The complexities presented by these issues cannot be taken lightly. Employers considering mandated COVID-19 vaccination programs must proceed cautiously. 


Laws related to COVID-19 are quickly changing. The information provided on this website is current as of the date shown. You should always contact your lawyer to determine the current status of any information. The information contained in this website is provided solely for the general interest of clients and friends of Fellig Schwartz, LLC. This information should not be relied upon or construed as legal advice and is not a substitute for obtaining legal advice from an attorney licensed in your state. Fellig Schwartz, LLC assumes no liability or responsibility for any errors or omissions in the content of this website. The use of our website is not intended to and does not establish an attorney-client relationship. Please do not send us confidential information via e-mail without first obtaining permission to do so from one of our attorneys.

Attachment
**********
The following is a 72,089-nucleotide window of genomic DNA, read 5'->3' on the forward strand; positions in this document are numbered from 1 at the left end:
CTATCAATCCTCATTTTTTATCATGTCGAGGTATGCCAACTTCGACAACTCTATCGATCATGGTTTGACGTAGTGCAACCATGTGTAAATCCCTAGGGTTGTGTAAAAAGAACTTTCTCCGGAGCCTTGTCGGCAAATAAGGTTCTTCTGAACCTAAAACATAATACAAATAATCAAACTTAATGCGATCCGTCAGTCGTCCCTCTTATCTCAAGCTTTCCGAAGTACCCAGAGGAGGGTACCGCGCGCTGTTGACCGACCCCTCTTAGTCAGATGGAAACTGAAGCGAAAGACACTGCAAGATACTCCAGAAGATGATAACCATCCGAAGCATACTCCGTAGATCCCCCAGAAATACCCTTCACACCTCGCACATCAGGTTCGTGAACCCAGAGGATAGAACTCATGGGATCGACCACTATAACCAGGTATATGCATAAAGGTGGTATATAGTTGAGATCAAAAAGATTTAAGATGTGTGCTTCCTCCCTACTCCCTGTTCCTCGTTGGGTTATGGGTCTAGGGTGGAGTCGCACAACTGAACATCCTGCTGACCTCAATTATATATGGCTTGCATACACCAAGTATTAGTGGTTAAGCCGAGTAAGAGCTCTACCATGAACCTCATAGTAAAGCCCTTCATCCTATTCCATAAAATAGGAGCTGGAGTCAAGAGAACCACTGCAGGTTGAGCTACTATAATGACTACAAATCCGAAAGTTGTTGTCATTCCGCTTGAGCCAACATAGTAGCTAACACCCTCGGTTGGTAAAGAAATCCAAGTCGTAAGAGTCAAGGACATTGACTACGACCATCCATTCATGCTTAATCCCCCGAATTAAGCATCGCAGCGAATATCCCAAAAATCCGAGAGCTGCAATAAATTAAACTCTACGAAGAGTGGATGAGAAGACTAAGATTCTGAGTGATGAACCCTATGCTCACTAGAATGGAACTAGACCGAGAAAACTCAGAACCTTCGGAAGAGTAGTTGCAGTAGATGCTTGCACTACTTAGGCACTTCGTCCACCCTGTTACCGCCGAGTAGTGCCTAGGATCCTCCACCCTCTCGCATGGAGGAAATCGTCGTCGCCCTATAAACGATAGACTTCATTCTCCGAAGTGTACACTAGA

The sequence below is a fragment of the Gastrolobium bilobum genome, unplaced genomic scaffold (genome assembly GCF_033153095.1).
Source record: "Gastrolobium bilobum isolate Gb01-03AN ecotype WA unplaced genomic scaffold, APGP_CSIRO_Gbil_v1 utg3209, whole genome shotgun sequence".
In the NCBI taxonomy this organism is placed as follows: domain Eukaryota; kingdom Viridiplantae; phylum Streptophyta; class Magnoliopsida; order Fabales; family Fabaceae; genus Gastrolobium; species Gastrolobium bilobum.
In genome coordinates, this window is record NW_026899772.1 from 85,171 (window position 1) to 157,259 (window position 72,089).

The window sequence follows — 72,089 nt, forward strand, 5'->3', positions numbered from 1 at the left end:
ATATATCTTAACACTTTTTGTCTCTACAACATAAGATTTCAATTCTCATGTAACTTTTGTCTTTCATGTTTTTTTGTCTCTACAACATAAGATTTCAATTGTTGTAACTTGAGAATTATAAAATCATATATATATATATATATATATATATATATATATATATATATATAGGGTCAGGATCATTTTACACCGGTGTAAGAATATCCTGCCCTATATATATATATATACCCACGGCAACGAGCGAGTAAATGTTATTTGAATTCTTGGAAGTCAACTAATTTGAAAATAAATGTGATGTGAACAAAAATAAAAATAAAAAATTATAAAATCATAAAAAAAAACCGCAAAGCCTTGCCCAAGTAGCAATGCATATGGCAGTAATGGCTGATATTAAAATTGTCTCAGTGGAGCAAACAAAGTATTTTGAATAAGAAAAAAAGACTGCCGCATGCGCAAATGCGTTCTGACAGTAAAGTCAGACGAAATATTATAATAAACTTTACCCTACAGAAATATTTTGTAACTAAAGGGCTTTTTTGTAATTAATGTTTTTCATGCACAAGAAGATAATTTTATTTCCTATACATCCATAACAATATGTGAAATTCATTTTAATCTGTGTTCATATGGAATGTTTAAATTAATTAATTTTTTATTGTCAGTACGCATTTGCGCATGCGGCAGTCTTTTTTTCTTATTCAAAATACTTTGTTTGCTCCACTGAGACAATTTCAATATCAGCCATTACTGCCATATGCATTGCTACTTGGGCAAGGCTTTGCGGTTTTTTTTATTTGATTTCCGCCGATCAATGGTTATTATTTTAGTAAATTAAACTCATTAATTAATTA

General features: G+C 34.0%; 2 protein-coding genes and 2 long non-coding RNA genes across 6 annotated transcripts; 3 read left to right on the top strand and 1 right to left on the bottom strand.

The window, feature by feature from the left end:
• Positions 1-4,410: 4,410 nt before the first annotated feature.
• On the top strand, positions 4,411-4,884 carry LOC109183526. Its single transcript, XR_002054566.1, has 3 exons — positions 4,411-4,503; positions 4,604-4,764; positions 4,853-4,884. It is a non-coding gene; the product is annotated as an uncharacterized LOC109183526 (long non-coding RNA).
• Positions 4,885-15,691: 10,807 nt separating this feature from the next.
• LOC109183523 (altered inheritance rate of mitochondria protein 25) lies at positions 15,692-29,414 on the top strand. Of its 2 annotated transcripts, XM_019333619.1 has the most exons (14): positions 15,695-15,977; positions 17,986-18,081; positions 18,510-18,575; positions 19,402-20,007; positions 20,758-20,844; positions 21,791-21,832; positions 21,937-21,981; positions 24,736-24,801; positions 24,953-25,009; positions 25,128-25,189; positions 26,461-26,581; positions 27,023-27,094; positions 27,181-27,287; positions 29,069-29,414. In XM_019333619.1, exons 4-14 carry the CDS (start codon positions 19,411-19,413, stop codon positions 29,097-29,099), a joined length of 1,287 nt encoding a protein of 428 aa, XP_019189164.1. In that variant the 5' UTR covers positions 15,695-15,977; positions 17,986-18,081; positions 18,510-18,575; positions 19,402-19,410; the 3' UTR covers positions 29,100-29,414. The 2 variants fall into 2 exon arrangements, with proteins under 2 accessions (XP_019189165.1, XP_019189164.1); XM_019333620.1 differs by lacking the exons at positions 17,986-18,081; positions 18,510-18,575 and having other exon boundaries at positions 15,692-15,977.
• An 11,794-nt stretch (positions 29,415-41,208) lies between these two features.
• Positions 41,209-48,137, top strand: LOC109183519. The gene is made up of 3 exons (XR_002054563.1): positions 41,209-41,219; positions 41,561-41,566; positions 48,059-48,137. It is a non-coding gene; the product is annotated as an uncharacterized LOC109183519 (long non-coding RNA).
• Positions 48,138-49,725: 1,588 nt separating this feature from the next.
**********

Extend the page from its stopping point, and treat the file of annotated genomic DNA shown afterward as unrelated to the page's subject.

Our attorneys are not certified as specialists by any applicable State Bar or similar agency. Listing of practice areas herein does not constitute or imply a representation of certification or specialization. 

In some jurisdictions, this World Wide Web site may be considered to be advertising. The choice of a lawyer is an important decision and should not be based solely upon advertisements, or upon written information contained on this website.

Questions regarding our website may be sent to aschwartz@felliglaw.com or you may call 201-996-0024.

Back to Articles and Updates